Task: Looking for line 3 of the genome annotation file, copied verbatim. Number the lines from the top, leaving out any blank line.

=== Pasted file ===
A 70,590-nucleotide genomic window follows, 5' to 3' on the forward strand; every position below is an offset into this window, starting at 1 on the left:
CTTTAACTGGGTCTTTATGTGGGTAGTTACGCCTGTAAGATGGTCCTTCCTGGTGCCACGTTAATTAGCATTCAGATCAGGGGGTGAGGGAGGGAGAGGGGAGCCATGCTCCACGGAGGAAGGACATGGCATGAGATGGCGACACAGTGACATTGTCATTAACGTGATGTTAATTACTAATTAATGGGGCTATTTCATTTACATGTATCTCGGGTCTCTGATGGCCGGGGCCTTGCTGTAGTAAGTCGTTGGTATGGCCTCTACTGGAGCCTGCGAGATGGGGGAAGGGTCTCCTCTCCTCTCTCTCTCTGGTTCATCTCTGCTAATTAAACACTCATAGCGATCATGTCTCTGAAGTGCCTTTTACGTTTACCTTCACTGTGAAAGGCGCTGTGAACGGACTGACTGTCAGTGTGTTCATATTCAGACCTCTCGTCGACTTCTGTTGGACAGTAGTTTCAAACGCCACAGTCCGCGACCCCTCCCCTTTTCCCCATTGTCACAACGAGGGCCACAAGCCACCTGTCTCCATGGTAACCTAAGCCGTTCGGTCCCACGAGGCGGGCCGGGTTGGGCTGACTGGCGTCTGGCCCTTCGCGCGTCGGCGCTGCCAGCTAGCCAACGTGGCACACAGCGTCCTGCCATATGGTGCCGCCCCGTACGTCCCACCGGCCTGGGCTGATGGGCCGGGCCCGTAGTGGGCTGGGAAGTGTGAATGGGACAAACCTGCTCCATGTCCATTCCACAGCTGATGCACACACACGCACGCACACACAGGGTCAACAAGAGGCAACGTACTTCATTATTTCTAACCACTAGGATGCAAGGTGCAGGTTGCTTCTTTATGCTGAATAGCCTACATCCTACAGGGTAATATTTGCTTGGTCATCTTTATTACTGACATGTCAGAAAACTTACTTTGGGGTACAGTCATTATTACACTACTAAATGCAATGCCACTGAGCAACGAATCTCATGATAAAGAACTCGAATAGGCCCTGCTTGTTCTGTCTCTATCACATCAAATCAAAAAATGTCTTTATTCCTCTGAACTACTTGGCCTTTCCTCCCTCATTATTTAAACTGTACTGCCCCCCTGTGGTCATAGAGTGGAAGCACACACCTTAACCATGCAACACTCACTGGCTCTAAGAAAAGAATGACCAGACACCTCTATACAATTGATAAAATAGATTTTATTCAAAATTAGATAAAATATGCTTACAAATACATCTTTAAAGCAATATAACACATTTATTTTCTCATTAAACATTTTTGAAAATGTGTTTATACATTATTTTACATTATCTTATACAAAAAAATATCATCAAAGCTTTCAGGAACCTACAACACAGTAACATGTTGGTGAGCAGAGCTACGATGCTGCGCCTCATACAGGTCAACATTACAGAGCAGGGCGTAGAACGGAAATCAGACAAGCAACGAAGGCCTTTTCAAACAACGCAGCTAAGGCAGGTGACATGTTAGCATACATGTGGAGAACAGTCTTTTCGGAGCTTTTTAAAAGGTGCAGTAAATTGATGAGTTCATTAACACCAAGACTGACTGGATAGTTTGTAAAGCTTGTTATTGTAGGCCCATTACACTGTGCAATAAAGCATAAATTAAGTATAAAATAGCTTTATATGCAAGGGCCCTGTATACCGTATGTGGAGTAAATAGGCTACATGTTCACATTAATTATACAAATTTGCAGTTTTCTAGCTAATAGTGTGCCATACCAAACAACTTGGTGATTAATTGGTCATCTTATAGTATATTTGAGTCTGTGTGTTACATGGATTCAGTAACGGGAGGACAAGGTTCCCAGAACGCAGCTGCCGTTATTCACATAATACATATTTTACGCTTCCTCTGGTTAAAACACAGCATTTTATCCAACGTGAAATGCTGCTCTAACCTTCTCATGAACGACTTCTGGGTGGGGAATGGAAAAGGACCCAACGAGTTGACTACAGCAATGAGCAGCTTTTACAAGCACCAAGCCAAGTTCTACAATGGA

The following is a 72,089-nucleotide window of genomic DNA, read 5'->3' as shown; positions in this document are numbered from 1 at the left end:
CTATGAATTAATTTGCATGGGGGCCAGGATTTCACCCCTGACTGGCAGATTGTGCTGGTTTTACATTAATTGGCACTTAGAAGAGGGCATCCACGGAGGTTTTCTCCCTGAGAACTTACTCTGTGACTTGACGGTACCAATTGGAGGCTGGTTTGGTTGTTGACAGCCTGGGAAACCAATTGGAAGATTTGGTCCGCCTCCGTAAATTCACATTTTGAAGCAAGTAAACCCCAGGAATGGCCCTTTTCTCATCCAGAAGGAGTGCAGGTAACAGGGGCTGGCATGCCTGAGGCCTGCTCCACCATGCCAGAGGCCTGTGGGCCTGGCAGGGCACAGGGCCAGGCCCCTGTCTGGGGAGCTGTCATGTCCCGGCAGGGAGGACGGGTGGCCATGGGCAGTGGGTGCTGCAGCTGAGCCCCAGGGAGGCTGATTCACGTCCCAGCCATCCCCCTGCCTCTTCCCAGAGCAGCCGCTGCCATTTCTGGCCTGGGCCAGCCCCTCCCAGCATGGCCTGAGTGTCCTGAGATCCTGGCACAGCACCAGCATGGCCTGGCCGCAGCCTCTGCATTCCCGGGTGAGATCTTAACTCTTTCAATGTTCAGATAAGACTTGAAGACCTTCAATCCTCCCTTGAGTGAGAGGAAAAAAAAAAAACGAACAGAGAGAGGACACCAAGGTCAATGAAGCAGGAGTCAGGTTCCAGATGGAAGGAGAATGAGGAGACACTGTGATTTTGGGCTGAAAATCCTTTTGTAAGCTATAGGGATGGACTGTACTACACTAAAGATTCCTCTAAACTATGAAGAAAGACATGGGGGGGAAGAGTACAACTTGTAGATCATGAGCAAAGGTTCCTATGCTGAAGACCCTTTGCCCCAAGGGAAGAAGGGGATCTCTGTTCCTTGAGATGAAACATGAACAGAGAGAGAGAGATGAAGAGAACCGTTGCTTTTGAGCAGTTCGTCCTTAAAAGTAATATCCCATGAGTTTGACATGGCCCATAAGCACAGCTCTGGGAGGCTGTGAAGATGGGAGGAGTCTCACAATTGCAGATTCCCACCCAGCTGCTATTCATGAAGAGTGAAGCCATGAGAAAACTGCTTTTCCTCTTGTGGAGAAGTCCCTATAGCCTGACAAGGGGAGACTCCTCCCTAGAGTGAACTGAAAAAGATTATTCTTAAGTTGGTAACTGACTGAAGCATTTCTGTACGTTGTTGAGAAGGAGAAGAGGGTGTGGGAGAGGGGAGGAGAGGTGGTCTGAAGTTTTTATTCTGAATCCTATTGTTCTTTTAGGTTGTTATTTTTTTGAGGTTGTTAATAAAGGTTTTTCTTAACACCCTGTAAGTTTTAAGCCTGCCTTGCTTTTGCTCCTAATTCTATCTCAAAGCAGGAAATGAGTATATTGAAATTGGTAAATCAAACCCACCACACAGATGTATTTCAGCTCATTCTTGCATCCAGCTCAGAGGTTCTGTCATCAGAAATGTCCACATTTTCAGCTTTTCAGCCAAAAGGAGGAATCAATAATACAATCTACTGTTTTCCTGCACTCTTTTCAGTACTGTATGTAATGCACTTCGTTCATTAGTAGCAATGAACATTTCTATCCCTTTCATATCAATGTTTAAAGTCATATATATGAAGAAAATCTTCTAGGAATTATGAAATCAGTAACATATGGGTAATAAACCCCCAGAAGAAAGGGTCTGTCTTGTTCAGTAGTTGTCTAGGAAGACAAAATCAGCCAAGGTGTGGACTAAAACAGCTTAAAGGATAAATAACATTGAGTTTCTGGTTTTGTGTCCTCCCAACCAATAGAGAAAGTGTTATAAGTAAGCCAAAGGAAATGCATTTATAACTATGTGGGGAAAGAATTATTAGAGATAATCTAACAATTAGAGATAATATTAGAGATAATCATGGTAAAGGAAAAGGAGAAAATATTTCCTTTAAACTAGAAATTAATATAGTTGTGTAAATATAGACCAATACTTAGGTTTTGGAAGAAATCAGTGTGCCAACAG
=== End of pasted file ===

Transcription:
The following is a 72,089-nucleotide window of genomic DNA, read 5'->3' as shown; positions in this document are numbered from 1 at the left end: